Love Your Neighbor


Matthew 5:43-45
43 “You have heard that it was said, ‘YOU SHALL LOVE YOUR NEIGHBOR and hate your enemy.’ 44 “But I say to you, love your enemies and pray for those who persecute you, 45 so that you may be sons of your Father who is in heaven; for He causes His sun to rise on the evil and the good, and sends rain on the righteous and the unrighteous.

In this passage, Jesus is still talking about being peacemakers. He has already talked about not fighting back and as the Apostle Paul would say it, “overcome evil with good.” You can tell by the way Jesus’ words are accentuated in the passage that the first part of “what was said” is a quote from the Old Testament but the second part is a societal mindset. It appears the human mind with the guidance of our spiritual foe took a commandment of God and added a humanistic quality. In Romans 12, Paul talks about loving conduct:

9 Let love be without hypocrisy. Abhor what is evil; cling to what is good. 14 Bless those who persecute you; bless and do not curse.

If we read the entirety of Romans 12 it is as if he wrote his own sermon reflecting the same things Jesus said in Matthew 5. Mostly, Paul is talking about being transformed by the love of God and implementing it. Luke 6recorded Jesus’ words a little differently:

27 “But I say to you who hear, love your enemies, do good to those who hate you, 28 bless those who curse you, pray for those who mistreat you. 29 “Whoever hits you on the cheek, offer him the other also; and whoever takes away your coat, do not withhold your shirt from him either. 30 “Give to everyone who asks of you, and whoever takes away what is yours, do not demand it back.

Notice how the striking of the cheek, forcing us to go a mile, taking of our clothes…these are all things that would irritate and bother us. Jesus says, “Love them.” This is unnatural in our own humanity. We are used to hating our enemies, not loving them.   Yet, in doing so, we will be called sons of God. This is something that definitely can only be done by the power of the Holy Spirit working inside of us, transforming us into His likeness. How then, can we obtain this ability? How do we start loving our enemies? How do we stop hating people who take from us? Jesus tells us to pray for them.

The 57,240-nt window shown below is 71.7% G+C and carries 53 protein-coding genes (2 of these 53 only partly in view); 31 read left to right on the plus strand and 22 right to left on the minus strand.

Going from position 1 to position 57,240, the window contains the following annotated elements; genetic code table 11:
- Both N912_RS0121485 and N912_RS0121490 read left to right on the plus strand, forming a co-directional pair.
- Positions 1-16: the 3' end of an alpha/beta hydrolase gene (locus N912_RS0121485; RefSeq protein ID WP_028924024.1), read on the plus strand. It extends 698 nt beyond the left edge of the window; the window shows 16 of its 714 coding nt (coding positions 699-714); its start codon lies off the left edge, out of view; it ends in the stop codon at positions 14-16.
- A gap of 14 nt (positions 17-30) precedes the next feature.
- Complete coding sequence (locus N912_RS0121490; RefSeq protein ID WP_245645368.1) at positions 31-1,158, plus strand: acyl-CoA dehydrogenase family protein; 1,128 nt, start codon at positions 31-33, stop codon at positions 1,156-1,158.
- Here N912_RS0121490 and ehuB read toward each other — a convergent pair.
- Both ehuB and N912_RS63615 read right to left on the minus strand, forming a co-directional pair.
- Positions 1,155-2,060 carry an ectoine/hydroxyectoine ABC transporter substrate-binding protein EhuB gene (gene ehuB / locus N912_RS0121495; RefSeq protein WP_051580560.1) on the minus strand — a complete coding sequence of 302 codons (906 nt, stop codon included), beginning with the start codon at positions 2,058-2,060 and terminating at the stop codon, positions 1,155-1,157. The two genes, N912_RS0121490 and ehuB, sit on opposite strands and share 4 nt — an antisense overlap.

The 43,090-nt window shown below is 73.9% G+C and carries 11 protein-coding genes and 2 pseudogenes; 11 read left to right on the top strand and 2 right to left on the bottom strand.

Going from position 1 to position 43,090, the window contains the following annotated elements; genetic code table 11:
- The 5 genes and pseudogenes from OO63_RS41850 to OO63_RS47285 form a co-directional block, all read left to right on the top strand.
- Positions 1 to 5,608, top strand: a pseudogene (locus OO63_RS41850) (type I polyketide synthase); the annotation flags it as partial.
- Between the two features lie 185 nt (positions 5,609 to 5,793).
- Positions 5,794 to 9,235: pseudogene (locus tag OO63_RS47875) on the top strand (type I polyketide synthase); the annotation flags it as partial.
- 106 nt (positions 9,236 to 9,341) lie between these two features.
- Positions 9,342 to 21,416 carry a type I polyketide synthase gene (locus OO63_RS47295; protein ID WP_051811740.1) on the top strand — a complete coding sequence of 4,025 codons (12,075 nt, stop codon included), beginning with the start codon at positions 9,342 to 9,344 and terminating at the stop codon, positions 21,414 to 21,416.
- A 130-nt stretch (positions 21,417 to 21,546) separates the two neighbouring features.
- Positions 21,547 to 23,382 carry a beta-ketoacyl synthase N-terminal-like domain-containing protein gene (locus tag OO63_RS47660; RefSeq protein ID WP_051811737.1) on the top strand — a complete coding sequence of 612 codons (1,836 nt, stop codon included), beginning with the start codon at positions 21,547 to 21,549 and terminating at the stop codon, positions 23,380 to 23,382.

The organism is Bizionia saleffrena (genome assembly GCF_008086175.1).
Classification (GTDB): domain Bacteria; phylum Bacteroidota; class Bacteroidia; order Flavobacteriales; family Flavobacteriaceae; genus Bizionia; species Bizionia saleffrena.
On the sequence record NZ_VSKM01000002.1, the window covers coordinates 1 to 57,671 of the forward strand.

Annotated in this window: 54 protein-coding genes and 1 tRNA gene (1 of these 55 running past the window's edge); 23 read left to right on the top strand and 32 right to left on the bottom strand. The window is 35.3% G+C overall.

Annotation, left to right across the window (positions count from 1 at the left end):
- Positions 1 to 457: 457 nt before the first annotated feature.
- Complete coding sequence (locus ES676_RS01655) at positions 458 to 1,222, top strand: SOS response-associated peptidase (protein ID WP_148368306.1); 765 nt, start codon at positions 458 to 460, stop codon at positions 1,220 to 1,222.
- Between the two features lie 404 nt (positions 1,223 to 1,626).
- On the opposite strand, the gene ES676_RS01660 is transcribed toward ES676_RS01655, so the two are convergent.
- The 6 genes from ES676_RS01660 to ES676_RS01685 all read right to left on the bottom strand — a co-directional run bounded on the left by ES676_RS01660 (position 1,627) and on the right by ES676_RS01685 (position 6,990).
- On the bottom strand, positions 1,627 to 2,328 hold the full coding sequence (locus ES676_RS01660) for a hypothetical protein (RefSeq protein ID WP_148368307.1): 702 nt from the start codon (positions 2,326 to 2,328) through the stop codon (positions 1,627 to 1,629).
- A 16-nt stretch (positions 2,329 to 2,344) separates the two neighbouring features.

There is a spiritual discipline in praying for our enemies. I call it a specific discipline (instead of just praying in general) because you have to be very disciplined in order to do it. Whenever someone gets on your nerves, wrongs you, hurts you, or does anything else than love you the way you expect them to: pray for them in silence instead of responding in frustration. It doesn’t matter if it is your spouse, your kids, your parents, your boss, some guy on the street, the thugs who held you at gunpoint and stole your iPhone, or anyone else…Jesus says, “bless and pray and do not curse.”

We live in a broken world. As followers of Christ and possessors of the Holy Spirit, we are called to shine God’s light unto the world. Our own brokenness becomes a stumbling block for us to love others and in many situations throughout the day, our sinfulness calls us to react negatively in response to evil that is done to us (whether it is intentional or not). We should also pray for ourselves in these moments but if we pray for those who hurt us, we will begin to see them through the eyes of Jesus instead of Satan. In Galatians 5, Paul reveals this simple truth that not only are we peacemakers and sons of God when we do this, but we are set free because we are living in the Kingdom of God when we bless instead of curse those who offend us:

13 For you were called to freedom, brethren; only do not turn your freedom into an opportunity for the flesh, but through love serve one another. 14 For the whole Law is fulfilled in one word, in the statement, “YOU SHALL LOVE YOUR NEIGHBOR AS YOURSELF.” 15 But if you bite and devour one another, take care that you are not consumed by one another. 16 But I say, walk by the Spirit, and you will not carry out the desire of the flesh.

The lack of following this commandment has hobbled us as a society and specifically as the Church. Our leaders disappoint us, our kids disobey us, our spouses dishonor us, our parents disown us, our friends disrespect us…and we do the same to them and the cycle repeats itself into eternity. We have been doing it since Eve ate the apple and Adam blamed her for it. Yet Jesus reveals to us there is a better way to live; He tells us there is freedom from this vicious cycle of hatred. It doesn’t take much and doesn’t have to be elaborate. The next time someone offends or hurts you, say a silent prayer, “Lord, bless them despite how they have wronged me.” Your worldview and thus your world will change and you will begin to walk in peace and be called a son or daughter of God.

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